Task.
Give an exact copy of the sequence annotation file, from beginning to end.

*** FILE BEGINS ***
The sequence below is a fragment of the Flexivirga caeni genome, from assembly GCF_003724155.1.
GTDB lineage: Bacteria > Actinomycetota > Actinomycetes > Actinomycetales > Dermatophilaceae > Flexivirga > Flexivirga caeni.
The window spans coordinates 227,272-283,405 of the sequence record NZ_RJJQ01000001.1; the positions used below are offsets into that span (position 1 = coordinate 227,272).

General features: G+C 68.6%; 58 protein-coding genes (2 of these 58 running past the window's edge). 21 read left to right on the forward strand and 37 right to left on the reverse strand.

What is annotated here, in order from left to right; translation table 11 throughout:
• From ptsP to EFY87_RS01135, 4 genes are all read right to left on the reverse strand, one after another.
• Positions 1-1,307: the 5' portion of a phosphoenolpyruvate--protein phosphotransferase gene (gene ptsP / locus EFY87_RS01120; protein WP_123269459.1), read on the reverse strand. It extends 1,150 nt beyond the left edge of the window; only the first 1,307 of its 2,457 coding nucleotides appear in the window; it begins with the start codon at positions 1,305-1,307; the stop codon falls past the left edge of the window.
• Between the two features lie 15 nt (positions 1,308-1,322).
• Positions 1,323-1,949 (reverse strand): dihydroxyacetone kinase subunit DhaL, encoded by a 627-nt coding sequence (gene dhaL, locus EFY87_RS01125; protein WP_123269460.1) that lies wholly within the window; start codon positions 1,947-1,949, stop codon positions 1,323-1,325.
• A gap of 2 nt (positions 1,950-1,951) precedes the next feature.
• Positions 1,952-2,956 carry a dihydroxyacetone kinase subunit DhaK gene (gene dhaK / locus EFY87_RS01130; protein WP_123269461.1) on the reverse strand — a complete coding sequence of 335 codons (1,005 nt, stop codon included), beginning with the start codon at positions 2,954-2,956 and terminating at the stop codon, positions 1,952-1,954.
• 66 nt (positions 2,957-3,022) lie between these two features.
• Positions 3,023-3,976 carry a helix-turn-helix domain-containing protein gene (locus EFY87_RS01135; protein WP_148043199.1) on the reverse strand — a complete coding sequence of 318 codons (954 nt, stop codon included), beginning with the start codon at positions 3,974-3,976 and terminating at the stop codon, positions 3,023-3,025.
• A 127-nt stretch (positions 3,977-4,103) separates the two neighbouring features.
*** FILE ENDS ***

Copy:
The sequence below is a fragment of the Flexivirga caeni genome, from assembly GCF_003724155.1.
GTDB lineage: Bacteria > Actinomycetota > Actinomycetes > Actinomycetales > Dermatophilaceae > Flexivirga > Flexivirga caeni.
The window spans coordinates 227,272-283,405 of the sequence record NZ_RJJQ01000001.1; the positions used below are offsets into that span (position 1 = coordinate 227,272).

General features: G+C 68.6%; 58 protein-coding genes (2 of these 58 running past the window's edge). 21 read left to right on the forward strand and 37 right to left on the reverse strand.

What is annotated here, in order from left to right; translation table 11 throughout:
• From ptsP to EFY87_RS01135, 4 genes are all read right to left on the reverse strand, one after another.
• Positions 1-1,307: the 5' portion of a phosphoenolpyruvate--protein phosphotransferase gene (gene ptsP / locus EFY87_RS01120; protein WP_123269459.1), read on the reverse strand. It extends 1,150 nt beyond the left edge of the window; only the first 1,307 of its 2,457 coding nucleotides appear in the window; it begins with the start codon at positions 1,305-1,307; the stop codon falls past the left edge of the window.
• Between the two features lie 15 nt (positions 1,308-1,322).
• Positions 1,323-1,949 (reverse strand): dihydroxyacetone kinase subunit DhaL, encoded by a 627-nt coding sequence (gene dhaL, locus EFY87_RS01125; protein WP_123269460.1) that lies wholly within the window; start codon positions 1,947-1,949, stop codon positions 1,323-1,325.
• A gap of 2 nt (positions 1,950-1,951) precedes the next feature.
• Positions 1,952-2,956 carry a dihydroxyacetone kinase subunit DhaK gene (gene dhaK / locus EFY87_RS01130; protein WP_123269461.1) on the reverse strand — a complete coding sequence of 335 codons (1,005 nt, stop codon included), beginning with the start codon at positions 2,954-2,956 and terminating at the stop codon, positions 1,952-1,954.
• 66 nt (positions 2,957-3,022) lie between these two features.
• Positions 3,023-3,976 carry a helix-turn-helix domain-containing protein gene (locus EFY87_RS01135; protein WP_148043199.1) on the reverse strand — a complete coding sequence of 318 codons (954 nt, stop codon included), beginning with the start codon at positions 3,974-3,976 and terminating at the stop codon, positions 3,023-3,025.
• A 127-nt stretch (positions 3,977-4,103) separates the two neighbouring features.